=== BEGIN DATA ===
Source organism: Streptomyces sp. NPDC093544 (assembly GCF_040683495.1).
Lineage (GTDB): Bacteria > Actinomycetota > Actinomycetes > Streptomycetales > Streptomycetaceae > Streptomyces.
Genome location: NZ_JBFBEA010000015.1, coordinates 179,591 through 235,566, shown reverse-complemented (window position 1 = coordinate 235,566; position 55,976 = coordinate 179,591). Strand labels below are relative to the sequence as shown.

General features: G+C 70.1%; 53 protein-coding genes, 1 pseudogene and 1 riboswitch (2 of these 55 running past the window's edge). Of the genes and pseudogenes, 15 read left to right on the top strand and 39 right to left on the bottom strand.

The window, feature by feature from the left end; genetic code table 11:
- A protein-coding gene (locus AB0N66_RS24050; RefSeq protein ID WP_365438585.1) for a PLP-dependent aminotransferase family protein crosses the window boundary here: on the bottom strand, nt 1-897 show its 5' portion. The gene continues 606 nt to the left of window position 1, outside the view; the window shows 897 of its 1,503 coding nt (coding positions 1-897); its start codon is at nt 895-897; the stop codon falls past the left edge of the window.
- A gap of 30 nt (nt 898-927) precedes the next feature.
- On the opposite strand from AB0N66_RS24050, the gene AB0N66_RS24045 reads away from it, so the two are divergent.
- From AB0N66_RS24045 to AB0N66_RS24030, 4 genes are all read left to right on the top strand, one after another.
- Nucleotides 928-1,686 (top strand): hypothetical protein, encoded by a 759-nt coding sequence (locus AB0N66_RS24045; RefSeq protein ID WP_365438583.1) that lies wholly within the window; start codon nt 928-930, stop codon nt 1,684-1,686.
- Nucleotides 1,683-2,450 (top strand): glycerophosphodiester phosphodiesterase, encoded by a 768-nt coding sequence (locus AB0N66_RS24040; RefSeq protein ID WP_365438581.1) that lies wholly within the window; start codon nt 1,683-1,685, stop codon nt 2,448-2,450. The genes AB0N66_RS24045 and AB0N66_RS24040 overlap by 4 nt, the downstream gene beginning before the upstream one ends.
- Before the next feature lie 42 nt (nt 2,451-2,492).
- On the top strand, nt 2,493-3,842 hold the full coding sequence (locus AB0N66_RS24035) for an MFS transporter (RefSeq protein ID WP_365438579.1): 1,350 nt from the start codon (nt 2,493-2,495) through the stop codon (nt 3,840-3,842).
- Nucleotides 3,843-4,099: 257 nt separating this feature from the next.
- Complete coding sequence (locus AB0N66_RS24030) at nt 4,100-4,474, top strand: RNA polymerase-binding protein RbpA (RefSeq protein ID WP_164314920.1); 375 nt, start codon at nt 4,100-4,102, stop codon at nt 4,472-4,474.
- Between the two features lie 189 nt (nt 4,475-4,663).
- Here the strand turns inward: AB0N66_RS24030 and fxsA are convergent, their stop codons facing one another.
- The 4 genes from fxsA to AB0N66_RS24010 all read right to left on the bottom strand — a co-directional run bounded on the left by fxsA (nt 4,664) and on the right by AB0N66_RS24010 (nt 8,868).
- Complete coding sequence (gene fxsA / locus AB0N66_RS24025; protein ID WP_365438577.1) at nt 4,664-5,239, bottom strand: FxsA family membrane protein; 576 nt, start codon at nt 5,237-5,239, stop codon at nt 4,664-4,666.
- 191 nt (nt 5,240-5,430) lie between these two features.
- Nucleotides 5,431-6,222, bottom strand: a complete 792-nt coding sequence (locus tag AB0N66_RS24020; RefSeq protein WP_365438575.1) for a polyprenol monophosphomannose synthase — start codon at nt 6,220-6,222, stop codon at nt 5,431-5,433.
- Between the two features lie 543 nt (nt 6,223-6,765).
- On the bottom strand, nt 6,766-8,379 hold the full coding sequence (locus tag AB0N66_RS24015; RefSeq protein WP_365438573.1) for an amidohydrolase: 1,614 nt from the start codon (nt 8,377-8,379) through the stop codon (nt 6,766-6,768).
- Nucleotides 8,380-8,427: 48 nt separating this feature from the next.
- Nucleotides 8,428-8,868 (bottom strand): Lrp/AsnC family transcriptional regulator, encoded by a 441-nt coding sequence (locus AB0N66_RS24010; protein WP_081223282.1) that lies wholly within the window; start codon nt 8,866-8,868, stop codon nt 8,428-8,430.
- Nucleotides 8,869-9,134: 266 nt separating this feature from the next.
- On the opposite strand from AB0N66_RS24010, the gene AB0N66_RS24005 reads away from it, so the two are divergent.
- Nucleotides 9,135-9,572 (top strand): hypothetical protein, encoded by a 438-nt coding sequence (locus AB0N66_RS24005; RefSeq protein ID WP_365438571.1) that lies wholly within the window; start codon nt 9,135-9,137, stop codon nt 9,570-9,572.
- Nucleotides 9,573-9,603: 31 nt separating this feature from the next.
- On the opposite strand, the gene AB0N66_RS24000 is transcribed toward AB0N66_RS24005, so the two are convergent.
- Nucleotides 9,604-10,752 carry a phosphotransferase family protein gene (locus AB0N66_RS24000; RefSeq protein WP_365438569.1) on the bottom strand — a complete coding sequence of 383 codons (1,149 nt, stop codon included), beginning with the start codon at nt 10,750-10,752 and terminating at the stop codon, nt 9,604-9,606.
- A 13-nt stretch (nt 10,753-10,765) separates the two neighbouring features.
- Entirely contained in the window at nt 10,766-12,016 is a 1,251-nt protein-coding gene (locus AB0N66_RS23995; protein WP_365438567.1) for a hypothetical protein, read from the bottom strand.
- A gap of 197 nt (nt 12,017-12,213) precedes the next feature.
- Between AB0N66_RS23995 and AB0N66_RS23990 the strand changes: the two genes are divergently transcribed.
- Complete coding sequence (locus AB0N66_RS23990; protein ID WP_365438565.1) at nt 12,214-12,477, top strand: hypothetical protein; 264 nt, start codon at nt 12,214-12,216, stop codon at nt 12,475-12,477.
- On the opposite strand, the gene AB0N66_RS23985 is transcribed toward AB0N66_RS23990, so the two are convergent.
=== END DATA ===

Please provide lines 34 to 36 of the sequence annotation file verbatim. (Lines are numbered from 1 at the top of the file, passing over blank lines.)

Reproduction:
- A gap of 197 nt (nt 12,017-12,213) precedes the next feature.
- Between AB0N66_RS23995 and AB0N66_RS23990 the strand changes: the two genes are divergently transcribed.
- Complete coding sequence (locus AB0N66_RS23990; protein ID WP_365438565.1) at nt 12,214-12,477, top strand: hypothetical protein; 264 nt, start codon at nt 12,214-12,216, stop codon at nt 12,475-12,477.